MEET ME AT THE FAIR (1953) C 87m dir: Douglas Sirk

w/Dan Dailey, Diana Lynn, Hugh O'Brien, Carole Mathews, "Scat Man" Crothers, Rhys Williams, Russell Simpson, Franklin Farnum, Roger Moore, Harte Wayne, Chet Allen, "Iron Eyes" Cody

Of note primarily because of being a directorial effort of Douglas Sirk's at Univeral Studios before he went on to the successful melodramas he did for the studio, MEET ME AT THE FAIR is part of the director's trilogy of "little American stories" (which also includes HAS ANYBODY SEEN MY GAL? and TAKE ME TO TOWN). It's a charming film about a traveling medicine man who gets involved with a runaway orphan and the authorities.

From Jon Halliday's Sirk on Sirk :

Sirk: "Irving Wallace wrote the script. He wasn't yet well known, but he was just writing the novel which was to give him a best-seller name. What I had in mind here was another piece of Americana, too: it's a colour picture. It's a story about a boy in an orphanage who gets tied up with a couple of show people, going to fairs. One of them was a Negro, which interested me, and the other guy was Dan Dailey. It's a kind of small town political picture as well: it's about crooked politicians, who are diverting funds from the orphanage, and who are eventually uncovered by the show-business people and the boy.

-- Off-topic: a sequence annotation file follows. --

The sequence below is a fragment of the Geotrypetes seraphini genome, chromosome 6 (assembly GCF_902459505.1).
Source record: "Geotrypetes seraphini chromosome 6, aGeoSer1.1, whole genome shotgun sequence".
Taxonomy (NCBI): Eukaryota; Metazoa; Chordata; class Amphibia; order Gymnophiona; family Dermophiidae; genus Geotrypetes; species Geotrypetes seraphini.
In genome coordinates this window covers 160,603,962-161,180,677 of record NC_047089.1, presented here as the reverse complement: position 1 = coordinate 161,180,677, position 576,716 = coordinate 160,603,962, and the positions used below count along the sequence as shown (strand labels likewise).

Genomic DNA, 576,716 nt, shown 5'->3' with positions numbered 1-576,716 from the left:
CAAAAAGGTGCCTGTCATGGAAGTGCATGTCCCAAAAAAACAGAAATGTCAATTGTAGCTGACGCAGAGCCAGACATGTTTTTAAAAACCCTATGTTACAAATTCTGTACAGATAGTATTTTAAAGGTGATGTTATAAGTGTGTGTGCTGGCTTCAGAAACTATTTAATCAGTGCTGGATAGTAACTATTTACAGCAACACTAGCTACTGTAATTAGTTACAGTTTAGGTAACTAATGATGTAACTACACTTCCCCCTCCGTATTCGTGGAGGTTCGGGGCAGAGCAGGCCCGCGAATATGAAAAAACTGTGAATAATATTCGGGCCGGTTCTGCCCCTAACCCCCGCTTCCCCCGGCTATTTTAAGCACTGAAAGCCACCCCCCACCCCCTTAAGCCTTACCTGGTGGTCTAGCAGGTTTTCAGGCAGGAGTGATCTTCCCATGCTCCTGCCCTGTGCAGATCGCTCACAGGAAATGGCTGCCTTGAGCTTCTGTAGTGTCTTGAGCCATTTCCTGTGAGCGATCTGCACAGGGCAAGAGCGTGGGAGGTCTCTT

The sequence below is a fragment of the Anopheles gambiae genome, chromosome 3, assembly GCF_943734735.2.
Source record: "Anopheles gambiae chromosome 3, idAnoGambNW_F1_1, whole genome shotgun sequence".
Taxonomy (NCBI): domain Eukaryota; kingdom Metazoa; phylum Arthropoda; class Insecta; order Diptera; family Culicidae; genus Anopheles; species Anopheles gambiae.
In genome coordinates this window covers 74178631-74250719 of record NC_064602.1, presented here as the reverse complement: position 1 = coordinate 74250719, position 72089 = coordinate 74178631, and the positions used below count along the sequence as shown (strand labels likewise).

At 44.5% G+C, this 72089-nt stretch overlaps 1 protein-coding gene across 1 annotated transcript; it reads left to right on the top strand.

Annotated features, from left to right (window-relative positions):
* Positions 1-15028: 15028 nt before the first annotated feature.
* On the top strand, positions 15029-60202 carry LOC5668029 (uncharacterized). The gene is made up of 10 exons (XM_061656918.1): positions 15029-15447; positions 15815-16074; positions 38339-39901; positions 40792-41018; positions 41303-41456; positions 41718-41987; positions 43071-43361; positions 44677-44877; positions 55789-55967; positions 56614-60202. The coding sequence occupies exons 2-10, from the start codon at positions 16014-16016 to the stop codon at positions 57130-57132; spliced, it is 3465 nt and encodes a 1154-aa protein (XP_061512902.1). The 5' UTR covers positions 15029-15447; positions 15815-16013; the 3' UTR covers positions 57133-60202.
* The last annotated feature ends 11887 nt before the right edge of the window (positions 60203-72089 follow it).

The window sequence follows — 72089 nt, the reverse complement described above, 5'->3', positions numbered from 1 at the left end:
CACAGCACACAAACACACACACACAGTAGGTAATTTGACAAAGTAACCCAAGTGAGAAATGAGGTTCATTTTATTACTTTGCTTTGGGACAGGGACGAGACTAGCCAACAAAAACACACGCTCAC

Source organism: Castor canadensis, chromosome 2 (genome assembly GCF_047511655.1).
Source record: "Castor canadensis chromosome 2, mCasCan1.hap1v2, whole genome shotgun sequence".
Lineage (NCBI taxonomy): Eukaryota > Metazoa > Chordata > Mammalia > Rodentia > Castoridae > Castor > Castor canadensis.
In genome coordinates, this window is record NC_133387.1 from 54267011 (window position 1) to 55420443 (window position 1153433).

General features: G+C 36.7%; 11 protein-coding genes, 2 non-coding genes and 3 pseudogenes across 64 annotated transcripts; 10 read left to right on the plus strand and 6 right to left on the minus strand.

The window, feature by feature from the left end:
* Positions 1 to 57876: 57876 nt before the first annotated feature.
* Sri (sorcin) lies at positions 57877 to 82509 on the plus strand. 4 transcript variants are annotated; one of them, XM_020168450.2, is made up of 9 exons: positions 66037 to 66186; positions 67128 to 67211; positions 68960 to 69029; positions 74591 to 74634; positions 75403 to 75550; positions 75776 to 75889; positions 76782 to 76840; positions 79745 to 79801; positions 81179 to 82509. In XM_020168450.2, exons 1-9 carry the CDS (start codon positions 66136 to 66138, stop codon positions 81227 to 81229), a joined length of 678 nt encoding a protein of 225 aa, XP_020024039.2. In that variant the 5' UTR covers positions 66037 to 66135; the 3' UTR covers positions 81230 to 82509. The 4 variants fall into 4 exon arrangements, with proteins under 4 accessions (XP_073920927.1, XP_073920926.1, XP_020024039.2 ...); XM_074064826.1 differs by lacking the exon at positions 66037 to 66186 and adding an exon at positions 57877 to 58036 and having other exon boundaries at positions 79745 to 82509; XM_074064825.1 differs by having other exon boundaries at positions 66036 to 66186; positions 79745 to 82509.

[Halliday:] "Dan Dailey's a good actor. You don't sound too happy about the film --- what didn't work out?

[Sirk:] "I think the music was not good enough. For such a picture you need a couple of fresh hits. Dan Dailey was good. He even, I thought, had some elements of [George] Sanders's way of acting in his performance: cool, a little cynical, selling his medicines which at the same time caused and cured diarrhoea; he maintained a nice and merry pace throughout the little exciting story by Gene Markey, one of the highest-paid writers in Hollywood. But Dan could do little with the material. I tried at least to do a little more. But I don't have the feeling that I fully succeeded. And then there was the title. I objected to it, mainly because it was, I think, derived from Meet Me in St. Louis , and you were challenged to compare it to that extremely successful, super-A production with Judy Garland and a splendid cast, and splendid music."